That's what worries me about this case... I don't think the Times journalist was simply 'curious'.
The guideline's broadest value comes from serving as a formal reminder for Times journalists of their need to be disciplined about personal opinions.
It really stinks and the Times journalists should be better than propagandists for a tyrant.
I can certainly imagine that future whistleblowers and other sources will be very wary of contacting Times journalists with their information though.
He says when Times journalists meet politicians it is not to "lobby" for the paper's interests, but to represent their readers and get stories.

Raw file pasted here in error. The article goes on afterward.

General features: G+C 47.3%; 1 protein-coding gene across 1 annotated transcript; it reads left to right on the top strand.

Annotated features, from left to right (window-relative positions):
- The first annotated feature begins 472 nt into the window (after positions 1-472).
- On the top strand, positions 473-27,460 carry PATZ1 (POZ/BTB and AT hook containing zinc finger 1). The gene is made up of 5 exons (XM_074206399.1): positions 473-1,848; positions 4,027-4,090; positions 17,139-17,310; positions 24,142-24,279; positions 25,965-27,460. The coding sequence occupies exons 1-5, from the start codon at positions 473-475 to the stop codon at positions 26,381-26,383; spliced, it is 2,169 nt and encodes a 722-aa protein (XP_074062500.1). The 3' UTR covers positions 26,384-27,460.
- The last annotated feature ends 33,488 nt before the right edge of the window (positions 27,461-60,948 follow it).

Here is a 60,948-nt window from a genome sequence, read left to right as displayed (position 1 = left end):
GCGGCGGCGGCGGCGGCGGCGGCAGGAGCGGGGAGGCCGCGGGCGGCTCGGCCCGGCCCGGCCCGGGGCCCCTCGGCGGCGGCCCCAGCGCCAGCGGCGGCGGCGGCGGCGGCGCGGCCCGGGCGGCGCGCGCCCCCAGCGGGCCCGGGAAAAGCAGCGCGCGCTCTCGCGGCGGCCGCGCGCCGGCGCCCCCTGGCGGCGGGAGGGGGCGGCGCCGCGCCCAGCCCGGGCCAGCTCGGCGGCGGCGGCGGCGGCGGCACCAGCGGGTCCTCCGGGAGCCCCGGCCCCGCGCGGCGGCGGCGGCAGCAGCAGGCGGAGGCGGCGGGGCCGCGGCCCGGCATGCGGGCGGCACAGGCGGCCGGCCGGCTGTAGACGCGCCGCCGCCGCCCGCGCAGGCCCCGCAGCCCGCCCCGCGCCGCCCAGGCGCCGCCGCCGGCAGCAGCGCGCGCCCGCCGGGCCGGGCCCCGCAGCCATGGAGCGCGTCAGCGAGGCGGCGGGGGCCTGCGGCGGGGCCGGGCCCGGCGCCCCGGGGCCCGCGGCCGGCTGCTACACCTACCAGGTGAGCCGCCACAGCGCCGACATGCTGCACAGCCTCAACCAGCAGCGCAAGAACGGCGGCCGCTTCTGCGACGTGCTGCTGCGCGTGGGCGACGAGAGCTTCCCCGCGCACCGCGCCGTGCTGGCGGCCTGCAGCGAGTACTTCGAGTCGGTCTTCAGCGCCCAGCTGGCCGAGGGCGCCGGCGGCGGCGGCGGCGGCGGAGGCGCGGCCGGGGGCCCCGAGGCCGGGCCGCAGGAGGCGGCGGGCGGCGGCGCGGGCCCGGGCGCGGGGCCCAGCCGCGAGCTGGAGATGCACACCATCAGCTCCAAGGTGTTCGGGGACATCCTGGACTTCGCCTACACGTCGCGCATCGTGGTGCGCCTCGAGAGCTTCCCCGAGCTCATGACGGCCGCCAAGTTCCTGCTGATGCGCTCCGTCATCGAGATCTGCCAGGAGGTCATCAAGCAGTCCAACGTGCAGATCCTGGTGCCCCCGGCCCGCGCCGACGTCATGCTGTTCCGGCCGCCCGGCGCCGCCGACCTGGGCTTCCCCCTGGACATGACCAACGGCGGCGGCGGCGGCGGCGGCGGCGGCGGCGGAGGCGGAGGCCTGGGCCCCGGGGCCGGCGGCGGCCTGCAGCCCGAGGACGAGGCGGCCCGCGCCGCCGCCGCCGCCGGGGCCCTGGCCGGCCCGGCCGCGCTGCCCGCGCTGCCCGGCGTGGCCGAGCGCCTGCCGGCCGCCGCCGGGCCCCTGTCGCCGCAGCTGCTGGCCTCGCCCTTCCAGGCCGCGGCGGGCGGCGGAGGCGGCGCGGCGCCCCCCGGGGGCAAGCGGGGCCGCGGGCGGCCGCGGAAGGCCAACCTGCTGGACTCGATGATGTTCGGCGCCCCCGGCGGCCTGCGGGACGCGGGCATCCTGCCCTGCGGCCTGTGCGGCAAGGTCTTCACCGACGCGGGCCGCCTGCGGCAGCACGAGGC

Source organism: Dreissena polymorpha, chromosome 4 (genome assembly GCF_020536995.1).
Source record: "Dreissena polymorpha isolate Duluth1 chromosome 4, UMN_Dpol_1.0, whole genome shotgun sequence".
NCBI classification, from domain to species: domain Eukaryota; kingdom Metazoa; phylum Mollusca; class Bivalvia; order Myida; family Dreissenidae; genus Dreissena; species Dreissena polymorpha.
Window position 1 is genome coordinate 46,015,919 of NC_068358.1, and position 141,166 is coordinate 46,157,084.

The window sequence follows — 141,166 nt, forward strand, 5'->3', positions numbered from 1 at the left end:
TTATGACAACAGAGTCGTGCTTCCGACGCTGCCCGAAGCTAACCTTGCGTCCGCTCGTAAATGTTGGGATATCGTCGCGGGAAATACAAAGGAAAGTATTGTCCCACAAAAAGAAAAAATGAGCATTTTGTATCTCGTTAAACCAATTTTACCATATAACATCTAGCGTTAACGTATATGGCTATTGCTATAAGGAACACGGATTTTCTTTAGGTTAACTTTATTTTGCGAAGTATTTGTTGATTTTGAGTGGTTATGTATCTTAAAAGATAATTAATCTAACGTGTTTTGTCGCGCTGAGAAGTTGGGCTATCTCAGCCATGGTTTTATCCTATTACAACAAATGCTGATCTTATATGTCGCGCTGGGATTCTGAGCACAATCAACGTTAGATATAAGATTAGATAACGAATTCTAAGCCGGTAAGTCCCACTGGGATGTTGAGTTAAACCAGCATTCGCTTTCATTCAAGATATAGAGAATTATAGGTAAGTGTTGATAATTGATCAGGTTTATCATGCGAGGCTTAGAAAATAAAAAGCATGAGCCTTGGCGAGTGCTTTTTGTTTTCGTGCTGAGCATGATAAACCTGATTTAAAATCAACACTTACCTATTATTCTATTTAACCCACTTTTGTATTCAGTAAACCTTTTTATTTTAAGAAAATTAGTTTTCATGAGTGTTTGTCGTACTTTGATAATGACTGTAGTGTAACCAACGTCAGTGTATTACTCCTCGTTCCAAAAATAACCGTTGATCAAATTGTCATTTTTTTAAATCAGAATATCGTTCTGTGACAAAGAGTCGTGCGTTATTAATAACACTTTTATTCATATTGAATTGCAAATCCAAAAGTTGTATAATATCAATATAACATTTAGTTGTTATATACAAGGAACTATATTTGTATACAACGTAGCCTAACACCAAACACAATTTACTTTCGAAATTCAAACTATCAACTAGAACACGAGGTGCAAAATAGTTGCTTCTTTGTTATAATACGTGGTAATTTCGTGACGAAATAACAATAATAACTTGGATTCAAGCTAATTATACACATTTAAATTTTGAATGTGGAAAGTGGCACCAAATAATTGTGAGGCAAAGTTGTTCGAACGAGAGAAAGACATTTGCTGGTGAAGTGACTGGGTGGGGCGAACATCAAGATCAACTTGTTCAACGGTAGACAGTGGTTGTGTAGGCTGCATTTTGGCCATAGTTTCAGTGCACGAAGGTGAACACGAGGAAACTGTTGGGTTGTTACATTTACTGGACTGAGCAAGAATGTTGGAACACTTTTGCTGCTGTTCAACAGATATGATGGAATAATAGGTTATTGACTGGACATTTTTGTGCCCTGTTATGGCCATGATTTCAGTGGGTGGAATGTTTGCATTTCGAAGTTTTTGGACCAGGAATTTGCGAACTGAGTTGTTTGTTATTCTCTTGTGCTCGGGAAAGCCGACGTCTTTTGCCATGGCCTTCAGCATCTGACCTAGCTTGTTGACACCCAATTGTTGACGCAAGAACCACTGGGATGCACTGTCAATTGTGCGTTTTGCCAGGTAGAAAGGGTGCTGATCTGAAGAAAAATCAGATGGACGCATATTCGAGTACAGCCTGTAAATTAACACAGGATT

I had a visit from a Times journalist, Lloyd Hirschman.
With two other Times journalists, I interviewed her in Manila before the February 1986 election.
The Times journalist, Andrew Billen, said the street was "bohemianised" but had remained working class.
Times standards require that we identify ourselves as Times journalists when we approach sources.
Times journalists are free to do many things as private citizens, such as donating money to a struggling charity in their community.